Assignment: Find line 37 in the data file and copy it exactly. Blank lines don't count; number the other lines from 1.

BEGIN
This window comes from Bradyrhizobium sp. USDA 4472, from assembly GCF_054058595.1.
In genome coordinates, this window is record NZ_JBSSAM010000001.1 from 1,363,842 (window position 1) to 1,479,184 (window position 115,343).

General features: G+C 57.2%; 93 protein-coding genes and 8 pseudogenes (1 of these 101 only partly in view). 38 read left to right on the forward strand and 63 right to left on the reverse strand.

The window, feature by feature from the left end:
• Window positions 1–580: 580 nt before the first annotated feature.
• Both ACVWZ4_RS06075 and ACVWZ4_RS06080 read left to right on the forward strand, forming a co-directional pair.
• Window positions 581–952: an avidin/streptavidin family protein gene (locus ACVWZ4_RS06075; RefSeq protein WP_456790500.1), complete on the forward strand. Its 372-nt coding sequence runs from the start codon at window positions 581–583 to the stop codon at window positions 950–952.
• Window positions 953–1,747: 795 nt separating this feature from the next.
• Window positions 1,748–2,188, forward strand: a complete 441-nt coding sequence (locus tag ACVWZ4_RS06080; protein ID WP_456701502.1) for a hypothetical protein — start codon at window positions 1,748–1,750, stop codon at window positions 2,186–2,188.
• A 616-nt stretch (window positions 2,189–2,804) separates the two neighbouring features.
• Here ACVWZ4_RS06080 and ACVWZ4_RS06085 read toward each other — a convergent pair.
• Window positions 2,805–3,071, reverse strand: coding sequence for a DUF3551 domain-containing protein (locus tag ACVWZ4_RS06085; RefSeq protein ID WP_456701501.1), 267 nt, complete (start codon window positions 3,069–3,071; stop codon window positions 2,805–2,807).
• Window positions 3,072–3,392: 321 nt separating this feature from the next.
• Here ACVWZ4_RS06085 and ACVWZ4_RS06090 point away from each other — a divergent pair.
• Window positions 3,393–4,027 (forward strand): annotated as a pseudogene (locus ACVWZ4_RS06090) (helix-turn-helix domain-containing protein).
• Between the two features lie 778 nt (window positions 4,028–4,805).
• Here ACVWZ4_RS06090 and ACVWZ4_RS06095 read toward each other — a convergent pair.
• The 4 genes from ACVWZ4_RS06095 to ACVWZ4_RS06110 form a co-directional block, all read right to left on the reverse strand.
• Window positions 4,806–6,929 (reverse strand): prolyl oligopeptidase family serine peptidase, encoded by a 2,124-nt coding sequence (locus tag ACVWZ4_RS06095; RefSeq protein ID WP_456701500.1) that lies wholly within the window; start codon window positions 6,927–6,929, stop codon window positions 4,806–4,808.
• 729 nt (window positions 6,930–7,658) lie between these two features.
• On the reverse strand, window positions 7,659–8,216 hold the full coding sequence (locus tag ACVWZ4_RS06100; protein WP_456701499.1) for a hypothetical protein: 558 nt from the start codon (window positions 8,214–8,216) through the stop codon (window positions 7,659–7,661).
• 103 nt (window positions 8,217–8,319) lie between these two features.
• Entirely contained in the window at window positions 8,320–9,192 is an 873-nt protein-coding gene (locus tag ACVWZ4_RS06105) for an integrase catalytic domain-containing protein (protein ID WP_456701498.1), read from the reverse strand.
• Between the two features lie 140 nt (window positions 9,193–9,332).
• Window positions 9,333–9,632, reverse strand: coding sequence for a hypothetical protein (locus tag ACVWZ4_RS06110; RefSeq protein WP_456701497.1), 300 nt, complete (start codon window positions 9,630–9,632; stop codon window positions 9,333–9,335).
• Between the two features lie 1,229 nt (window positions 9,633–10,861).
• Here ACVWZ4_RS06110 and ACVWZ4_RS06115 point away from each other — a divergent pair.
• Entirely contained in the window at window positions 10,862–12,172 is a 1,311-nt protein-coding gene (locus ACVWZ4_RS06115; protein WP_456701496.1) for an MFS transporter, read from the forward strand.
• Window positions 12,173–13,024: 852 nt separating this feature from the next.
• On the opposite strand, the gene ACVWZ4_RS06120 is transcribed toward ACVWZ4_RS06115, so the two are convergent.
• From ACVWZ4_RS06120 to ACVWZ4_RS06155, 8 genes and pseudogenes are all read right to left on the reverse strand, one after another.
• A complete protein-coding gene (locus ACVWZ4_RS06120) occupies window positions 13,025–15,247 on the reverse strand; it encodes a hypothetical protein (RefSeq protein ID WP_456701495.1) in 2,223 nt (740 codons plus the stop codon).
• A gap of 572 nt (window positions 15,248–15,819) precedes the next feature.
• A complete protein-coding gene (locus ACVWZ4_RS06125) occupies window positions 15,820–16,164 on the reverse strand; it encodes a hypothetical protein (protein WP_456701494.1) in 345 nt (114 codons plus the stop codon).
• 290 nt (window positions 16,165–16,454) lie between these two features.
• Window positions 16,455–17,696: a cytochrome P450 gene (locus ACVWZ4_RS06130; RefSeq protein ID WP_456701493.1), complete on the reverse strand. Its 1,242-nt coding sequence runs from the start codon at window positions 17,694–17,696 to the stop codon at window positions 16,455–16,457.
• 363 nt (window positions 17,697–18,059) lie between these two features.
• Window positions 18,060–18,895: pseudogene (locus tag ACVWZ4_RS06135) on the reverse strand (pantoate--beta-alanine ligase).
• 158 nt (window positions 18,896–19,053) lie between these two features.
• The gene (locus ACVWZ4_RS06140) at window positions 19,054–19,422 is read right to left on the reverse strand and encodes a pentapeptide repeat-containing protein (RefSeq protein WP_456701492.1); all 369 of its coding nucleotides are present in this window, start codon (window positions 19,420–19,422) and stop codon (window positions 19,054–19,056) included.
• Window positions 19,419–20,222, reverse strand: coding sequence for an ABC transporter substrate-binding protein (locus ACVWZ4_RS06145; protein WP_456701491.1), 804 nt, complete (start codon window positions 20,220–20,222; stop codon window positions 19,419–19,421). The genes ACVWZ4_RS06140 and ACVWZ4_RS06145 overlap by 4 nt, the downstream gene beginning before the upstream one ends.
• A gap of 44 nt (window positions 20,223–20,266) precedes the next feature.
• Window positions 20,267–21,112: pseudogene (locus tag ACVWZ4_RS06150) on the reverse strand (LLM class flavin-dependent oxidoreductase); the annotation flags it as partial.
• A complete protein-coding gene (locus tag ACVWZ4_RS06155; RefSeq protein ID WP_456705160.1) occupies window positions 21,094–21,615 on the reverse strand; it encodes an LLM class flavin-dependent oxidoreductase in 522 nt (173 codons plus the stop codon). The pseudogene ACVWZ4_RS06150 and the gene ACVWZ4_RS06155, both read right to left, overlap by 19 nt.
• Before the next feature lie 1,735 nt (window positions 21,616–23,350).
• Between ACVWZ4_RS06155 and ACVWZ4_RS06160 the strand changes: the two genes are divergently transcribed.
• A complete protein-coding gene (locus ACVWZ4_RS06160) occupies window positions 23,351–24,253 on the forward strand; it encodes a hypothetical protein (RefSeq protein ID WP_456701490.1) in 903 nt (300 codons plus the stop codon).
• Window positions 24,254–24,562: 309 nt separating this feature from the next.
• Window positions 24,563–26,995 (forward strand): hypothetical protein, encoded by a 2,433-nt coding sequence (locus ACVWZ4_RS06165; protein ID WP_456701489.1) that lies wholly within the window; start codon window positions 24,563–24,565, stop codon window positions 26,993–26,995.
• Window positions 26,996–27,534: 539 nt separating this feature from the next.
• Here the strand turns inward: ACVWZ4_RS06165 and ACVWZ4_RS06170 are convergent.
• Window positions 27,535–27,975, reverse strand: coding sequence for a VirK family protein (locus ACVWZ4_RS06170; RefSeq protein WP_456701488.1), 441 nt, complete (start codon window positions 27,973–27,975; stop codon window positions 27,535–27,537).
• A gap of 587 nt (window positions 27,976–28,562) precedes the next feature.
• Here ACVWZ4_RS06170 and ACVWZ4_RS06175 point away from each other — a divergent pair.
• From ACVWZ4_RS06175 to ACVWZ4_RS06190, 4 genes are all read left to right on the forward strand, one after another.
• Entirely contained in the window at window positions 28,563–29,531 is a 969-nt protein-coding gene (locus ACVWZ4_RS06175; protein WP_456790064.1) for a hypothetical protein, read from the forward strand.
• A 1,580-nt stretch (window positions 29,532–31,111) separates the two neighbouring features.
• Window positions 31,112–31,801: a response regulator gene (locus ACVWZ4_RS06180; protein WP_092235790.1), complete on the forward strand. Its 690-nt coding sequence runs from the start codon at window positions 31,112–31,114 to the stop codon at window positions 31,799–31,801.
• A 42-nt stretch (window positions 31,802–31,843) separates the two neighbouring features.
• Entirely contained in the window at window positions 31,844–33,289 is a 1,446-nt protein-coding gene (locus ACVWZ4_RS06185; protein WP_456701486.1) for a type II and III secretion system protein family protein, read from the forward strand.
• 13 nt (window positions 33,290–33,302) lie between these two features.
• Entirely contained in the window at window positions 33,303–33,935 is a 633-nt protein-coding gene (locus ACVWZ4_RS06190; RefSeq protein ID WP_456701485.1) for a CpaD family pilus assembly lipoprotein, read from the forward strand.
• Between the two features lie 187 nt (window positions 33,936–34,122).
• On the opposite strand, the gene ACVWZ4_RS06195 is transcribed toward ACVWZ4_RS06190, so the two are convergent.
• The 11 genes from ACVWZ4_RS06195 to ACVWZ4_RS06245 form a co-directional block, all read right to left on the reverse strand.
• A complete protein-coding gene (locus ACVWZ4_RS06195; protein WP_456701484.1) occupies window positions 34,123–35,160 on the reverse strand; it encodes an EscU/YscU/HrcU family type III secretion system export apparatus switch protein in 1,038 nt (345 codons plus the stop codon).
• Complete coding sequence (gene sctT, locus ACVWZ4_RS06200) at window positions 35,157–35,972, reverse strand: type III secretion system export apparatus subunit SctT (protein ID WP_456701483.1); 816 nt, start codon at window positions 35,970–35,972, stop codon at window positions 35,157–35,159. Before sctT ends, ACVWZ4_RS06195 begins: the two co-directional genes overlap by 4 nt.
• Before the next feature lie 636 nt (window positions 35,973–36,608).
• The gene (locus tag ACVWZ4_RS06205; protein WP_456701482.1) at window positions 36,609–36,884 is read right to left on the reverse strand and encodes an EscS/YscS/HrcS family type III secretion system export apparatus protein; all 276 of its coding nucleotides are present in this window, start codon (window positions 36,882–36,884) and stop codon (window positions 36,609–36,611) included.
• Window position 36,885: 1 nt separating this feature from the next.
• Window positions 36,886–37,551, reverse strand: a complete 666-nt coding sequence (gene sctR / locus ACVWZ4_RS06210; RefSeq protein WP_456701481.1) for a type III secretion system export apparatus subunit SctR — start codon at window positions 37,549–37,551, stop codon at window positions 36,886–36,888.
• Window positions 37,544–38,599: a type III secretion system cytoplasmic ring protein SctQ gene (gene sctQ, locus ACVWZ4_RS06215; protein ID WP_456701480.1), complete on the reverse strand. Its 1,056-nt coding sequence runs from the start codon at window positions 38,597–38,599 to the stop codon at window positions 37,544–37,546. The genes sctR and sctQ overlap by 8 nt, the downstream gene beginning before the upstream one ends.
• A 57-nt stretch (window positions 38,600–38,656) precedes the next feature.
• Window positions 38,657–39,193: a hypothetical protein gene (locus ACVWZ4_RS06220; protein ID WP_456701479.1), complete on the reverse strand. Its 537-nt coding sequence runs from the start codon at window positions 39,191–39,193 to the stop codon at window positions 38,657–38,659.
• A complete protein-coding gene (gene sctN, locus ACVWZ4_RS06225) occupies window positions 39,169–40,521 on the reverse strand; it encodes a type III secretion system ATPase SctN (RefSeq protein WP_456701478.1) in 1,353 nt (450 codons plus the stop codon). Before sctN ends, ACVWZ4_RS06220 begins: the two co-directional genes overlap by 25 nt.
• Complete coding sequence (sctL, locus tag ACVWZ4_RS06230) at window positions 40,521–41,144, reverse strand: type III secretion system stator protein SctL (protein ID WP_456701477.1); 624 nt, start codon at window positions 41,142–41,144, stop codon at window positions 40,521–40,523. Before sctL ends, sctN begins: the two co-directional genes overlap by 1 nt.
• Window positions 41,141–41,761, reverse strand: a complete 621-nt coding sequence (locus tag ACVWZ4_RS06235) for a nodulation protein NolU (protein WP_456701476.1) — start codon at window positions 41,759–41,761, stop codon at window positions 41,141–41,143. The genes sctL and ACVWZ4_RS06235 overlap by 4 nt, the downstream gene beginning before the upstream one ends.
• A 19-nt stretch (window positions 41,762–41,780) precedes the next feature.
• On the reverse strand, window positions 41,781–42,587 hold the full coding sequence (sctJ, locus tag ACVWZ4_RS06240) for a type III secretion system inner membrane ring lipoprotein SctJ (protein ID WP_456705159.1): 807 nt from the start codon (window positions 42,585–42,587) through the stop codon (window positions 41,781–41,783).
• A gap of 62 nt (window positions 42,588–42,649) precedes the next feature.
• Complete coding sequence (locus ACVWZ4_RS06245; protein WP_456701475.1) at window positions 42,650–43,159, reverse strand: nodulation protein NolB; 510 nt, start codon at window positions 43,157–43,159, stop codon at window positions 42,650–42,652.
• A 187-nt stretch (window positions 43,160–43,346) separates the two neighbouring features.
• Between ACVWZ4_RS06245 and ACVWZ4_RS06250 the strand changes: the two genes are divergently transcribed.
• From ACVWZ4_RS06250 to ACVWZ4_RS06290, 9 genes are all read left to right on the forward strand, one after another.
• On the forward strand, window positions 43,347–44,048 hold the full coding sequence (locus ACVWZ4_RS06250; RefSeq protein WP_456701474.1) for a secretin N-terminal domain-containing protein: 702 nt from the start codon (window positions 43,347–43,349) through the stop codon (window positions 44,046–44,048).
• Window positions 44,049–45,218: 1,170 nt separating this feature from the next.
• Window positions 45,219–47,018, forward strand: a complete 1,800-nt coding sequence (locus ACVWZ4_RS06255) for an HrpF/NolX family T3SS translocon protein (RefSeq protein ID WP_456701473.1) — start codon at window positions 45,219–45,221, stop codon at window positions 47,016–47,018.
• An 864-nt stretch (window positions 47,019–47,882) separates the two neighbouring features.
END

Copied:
• 363 nt (window positions 17,697–18,059) lie between these two features.